Identifying the source of the Sun’s accelerated energy

One of the central mysteries of solar flares is how these explosions produce radiation and accelerate particles to near light speed within seconds. 

The most powerful flares release magnetic energy equal to the force of millions of hydrogen bombs. The threat for our tech-based society is obvious: energized particles with the power to penetrate Earth’s atmosphere, knock out satellites and take down power grids.

The research of Dale Gary and Bin Chen examines the physics behind solar flares, focusing on the elusive structure known as “termination shock,” believed to play a key role in converting released magnetic energy from flares into kinetic energy in accelerated particles. Through observations of a long-lasting solar flare captured by a radio telescope, the two NJIT scientists have demonstrated the structure’s role in accelerating particles. Dr. Chen used millions of images captured (40,000 per second) by the Jansky Very Large Array in developing a technique to visualize shock dynamics. NJIT’s own radio telescope, the Expanded Owens Valley Solar Array in California will become the first solar-dedicated array equipped with this new imaging capability.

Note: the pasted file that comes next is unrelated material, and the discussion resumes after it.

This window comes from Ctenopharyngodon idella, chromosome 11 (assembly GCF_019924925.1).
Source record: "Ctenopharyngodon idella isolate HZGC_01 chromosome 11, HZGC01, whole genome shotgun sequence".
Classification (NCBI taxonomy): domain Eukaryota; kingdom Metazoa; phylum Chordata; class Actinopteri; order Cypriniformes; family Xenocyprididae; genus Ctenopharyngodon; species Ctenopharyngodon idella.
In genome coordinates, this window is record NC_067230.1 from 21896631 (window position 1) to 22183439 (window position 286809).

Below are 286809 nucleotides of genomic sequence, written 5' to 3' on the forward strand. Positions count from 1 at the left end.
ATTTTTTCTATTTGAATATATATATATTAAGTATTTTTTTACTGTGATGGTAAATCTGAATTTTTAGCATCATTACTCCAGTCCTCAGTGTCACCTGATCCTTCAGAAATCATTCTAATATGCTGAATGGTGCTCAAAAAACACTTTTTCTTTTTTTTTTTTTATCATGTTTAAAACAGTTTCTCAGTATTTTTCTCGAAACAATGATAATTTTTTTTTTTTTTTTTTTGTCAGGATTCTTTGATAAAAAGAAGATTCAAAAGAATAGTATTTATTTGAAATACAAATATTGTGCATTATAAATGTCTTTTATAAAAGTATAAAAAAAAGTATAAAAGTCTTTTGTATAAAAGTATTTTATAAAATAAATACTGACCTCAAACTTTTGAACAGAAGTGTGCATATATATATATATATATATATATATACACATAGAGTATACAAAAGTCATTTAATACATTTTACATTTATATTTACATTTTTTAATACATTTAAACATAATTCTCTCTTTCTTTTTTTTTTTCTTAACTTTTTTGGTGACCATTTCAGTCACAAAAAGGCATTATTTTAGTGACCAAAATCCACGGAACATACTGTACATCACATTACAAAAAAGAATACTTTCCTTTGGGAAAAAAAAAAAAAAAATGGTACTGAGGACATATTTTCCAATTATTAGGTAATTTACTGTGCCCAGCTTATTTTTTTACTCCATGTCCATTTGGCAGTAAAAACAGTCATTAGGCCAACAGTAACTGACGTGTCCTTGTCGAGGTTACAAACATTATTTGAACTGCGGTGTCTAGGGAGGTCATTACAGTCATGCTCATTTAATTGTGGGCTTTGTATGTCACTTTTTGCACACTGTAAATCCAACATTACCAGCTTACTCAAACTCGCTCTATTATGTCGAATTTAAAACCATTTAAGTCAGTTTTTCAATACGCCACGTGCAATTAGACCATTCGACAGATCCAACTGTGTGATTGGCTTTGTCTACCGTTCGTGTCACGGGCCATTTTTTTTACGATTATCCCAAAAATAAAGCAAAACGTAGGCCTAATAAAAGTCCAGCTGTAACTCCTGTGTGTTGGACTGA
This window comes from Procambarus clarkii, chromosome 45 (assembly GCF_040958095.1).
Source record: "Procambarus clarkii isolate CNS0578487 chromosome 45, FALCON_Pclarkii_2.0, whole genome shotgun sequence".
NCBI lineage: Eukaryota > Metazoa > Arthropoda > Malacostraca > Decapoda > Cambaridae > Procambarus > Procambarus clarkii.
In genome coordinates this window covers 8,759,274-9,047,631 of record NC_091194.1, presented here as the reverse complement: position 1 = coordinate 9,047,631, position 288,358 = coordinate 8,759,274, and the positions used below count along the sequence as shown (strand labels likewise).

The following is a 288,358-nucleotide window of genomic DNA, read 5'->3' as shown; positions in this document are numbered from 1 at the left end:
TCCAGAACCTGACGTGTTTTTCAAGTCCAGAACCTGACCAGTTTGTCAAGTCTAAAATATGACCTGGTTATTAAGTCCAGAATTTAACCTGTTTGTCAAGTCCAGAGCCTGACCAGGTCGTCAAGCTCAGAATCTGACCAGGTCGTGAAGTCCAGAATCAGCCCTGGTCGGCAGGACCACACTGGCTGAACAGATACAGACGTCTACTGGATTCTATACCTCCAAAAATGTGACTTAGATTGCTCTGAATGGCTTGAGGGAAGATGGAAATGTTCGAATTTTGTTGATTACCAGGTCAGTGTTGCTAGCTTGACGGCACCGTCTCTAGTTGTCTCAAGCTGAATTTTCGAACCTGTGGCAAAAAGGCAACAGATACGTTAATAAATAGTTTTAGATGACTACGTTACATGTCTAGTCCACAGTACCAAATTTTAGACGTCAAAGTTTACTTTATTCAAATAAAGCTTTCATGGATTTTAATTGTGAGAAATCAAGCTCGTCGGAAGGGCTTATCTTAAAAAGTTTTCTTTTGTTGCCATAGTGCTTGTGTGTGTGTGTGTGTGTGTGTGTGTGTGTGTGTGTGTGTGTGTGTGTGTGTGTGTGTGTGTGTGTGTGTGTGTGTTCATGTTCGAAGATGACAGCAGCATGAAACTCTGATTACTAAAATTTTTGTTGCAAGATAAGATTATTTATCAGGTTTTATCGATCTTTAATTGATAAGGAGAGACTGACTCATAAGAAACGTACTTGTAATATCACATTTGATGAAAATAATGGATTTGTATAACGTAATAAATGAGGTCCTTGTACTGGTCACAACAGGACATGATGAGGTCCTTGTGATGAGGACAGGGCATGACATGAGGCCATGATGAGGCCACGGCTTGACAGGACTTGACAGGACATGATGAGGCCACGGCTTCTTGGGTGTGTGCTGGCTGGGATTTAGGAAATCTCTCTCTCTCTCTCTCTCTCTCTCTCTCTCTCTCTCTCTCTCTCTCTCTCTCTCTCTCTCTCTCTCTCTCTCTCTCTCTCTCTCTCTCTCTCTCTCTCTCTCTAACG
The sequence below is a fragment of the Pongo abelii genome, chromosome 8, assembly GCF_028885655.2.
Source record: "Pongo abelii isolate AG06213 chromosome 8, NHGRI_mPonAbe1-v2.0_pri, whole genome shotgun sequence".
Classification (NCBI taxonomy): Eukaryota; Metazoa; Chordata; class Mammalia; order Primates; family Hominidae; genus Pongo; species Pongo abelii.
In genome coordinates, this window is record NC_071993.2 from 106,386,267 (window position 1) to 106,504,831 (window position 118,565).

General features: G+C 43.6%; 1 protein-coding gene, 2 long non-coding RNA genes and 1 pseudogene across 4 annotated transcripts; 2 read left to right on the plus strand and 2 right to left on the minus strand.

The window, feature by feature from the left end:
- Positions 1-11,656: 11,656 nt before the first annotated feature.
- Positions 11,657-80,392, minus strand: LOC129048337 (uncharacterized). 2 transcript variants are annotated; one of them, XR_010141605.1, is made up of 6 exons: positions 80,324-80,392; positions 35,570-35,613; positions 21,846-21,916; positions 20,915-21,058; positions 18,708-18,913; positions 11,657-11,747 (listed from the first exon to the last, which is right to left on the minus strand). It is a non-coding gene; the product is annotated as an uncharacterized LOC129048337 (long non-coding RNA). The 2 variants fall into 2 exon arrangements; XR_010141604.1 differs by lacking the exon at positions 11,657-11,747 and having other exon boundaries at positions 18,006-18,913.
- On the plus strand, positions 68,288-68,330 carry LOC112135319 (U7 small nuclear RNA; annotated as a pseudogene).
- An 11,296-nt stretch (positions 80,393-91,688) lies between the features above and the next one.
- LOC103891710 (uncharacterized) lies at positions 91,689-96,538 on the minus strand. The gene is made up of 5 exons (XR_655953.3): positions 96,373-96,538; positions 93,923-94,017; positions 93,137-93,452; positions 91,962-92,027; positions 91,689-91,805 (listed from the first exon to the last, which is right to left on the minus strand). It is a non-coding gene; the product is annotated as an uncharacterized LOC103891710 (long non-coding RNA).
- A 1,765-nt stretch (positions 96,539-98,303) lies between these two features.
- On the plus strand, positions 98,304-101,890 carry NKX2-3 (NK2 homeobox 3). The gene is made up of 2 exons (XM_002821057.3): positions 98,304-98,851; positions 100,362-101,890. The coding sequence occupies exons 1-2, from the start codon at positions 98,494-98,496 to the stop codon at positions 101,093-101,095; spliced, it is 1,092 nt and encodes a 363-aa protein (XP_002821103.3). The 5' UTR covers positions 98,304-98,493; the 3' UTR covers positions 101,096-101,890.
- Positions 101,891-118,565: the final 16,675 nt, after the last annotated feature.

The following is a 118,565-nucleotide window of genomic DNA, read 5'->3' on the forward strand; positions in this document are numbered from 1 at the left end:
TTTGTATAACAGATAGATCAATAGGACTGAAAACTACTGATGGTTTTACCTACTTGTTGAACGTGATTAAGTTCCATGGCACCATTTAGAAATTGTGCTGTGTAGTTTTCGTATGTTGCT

New insights on solar flares support proposed explanation for particle-acceleration mechanism

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Particle acceleration by a solar flare termination shock

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NJIT Scientists Shed Light on How Solar Flares Accelerate Particles to Nearly the Speed of Light

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Dale Gary
Distinguished Professor, Physics, NJIT, Center for Solar-Terrestrial Research

Bin Chen
Assistant Professor, Department of Physics New Jersey Institute of Technology